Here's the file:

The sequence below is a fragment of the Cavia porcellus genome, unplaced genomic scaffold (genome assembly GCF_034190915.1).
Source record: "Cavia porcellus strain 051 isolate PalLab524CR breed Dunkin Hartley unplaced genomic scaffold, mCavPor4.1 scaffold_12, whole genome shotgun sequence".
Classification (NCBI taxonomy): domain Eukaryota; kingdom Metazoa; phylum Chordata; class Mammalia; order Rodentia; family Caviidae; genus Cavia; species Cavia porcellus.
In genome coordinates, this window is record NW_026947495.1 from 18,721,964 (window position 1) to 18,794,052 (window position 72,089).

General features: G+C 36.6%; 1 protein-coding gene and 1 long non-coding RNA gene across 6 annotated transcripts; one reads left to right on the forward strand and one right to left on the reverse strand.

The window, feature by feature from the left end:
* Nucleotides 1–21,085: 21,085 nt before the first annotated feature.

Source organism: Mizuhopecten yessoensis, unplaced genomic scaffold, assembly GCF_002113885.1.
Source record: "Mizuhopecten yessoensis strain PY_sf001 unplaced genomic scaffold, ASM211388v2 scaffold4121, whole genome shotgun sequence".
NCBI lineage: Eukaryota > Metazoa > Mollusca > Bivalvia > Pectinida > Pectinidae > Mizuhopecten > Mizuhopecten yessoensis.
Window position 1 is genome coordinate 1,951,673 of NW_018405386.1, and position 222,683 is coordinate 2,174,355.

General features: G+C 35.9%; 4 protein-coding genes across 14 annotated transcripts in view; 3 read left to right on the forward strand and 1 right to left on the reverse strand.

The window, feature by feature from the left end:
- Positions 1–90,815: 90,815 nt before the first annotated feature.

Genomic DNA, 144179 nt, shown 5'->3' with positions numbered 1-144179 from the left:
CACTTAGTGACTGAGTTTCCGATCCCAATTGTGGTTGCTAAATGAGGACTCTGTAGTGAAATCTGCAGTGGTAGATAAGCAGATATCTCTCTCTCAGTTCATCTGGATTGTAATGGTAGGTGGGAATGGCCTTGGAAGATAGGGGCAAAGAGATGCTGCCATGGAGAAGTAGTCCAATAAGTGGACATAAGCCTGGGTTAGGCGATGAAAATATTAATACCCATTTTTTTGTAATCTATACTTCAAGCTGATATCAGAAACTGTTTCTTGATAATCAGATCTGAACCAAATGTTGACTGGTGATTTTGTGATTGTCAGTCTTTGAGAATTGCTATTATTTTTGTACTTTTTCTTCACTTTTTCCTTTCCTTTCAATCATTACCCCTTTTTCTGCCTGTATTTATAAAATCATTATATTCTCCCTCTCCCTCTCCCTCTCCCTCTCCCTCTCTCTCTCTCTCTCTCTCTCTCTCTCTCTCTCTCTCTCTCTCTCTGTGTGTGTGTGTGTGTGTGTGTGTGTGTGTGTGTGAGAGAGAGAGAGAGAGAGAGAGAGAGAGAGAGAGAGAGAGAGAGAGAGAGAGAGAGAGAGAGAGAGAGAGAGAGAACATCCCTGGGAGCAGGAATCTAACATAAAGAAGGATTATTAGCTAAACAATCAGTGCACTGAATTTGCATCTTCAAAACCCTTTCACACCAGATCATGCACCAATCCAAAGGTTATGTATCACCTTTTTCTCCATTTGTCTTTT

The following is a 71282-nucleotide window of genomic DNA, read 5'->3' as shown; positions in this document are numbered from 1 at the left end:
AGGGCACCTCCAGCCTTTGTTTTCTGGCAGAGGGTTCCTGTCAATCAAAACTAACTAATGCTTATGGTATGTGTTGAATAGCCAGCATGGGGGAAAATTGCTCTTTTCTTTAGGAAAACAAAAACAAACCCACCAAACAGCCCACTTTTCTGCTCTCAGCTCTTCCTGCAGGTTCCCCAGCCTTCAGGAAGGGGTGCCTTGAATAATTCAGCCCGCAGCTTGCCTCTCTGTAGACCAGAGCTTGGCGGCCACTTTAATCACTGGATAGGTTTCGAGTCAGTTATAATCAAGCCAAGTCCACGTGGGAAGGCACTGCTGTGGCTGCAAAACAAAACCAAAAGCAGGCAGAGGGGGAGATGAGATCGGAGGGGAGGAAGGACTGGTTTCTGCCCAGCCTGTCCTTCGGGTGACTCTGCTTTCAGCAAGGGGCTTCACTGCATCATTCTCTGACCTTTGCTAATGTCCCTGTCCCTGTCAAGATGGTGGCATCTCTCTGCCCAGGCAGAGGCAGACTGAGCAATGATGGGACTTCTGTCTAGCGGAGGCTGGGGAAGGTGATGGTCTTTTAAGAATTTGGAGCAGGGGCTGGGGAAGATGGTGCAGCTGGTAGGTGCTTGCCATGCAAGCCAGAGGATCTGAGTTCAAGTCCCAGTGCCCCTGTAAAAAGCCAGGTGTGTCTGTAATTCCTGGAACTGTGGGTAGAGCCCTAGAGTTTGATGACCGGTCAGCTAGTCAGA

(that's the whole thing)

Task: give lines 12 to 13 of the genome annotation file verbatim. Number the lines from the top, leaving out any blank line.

General features: G+C 35.9%; 4 protein-coding genes across 14 annotated transcripts in view; 3 read left to right on the forward strand and 1 right to left on the reverse strand.

The window, feature by feature from the left end: